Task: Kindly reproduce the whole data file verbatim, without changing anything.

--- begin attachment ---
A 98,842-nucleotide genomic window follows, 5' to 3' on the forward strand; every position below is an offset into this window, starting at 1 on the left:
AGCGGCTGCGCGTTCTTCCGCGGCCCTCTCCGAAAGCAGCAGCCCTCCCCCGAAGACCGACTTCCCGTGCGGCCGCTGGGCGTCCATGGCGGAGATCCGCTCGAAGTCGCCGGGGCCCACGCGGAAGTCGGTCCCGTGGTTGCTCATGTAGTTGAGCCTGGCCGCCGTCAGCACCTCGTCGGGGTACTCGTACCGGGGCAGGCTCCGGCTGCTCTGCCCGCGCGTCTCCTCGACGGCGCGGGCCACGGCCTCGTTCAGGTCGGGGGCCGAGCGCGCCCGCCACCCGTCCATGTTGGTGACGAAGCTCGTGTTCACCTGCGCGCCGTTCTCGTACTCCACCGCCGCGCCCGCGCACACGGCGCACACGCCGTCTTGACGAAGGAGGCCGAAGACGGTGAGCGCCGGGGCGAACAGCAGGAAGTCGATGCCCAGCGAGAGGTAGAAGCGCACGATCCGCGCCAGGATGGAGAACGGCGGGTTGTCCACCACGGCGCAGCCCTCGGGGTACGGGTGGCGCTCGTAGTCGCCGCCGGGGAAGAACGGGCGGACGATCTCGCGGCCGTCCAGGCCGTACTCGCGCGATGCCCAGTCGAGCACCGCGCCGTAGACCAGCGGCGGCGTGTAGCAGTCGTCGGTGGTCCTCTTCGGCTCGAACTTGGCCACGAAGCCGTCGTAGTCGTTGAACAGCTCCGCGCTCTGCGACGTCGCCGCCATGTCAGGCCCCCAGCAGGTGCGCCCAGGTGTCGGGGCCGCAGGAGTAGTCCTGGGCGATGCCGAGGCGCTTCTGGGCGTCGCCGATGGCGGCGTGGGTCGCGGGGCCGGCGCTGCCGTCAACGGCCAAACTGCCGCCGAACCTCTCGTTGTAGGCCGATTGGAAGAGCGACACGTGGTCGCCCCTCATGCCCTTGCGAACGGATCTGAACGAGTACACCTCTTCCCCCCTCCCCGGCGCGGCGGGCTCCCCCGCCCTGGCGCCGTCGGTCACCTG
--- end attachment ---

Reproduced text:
A 98,842-nucleotide genomic window follows, 5' to 3' on the forward strand; every position below is an offset into this window, starting at 1 on the left:
AGCGGCTGCGCGTTCTTCCGCGGCCCTCTCCGAAAGCAGCAGCCCTCCCCCGAAGACCGACTTCCCGTGCGGCCGCTGGGCGTCCATGGCGGAGATCCGCTCGAAGTCGCCGGGGCCCACGCGGAAGTCGGTCCCGTGGTTGCTCATGTAGTTGAGCCTGGCCGCCGTCAGCACCTCGTCGGGGTACTCGTACCGGGGCAGGCTCCGGCTGCTCTGCCCGCGCGTCTCCTCGACGGCGCGGGCCACGGCCTCGTTCAGGTCGGGGGCCGAGCGCGCCCGCCACCCGTCCATGTTGGTGACGAAGCTCGTGTTCACCTGCGCGCCGTTCTCGTACTCCACCGCCGCGCCCGCGCACACGGCGCACACGCCGTCTTGACGAAGGAGGCCGAAGACGGTGAGCGCCGGGGCGAACAGCAGGAAGTCGATGCCCAGCGAGAGGTAGAAGCGCACGATCCGCGCCAGGATGGAGAACGGCGGGTTGTCCACCACGGCGCAGCCCTCGGGGTACGGGTGGCGCTCGTAGTCGCCGCCGGGGAAGAACGGGCGGACGATCTCGCGGCCGTCCAGGCCGTACTCGCGCGATGCCCAGTCGAGCACCGCGCCGTAGACCAGCGGCGGCGTGTAGCAGTCGTCGGTGGTCCTCTTCGGCTCGAACTTGGCCACGAAGCCGTCGTAGTCGTTGAACAGCTCCGCGCTCTGCGACGTCGCCGCCATGTCAGGCCCCCAGCAGGTGCGCCCAGGTGTCGGGGCCGCAGGAGTAGTCCTGGGCGATGCCGAGGCGCTTCTGGGCGTCGCCGATGGCGGCGTGGGTCGCGGGGCCGGCGCTGCCGTCAACGGCCAAACTGCCGCCGAACCTCTCGTTGTAGGCCGATTGGAAGAGCGACACGTGGTCGCCCCTCATGCCCTTGCGAACGGATCTGAACGAGTACACCTCTTCCCCCCTCCCCGGCGCGGCGGGCTCCCCCGCCCTGGCGCCGTCGGTCACCTG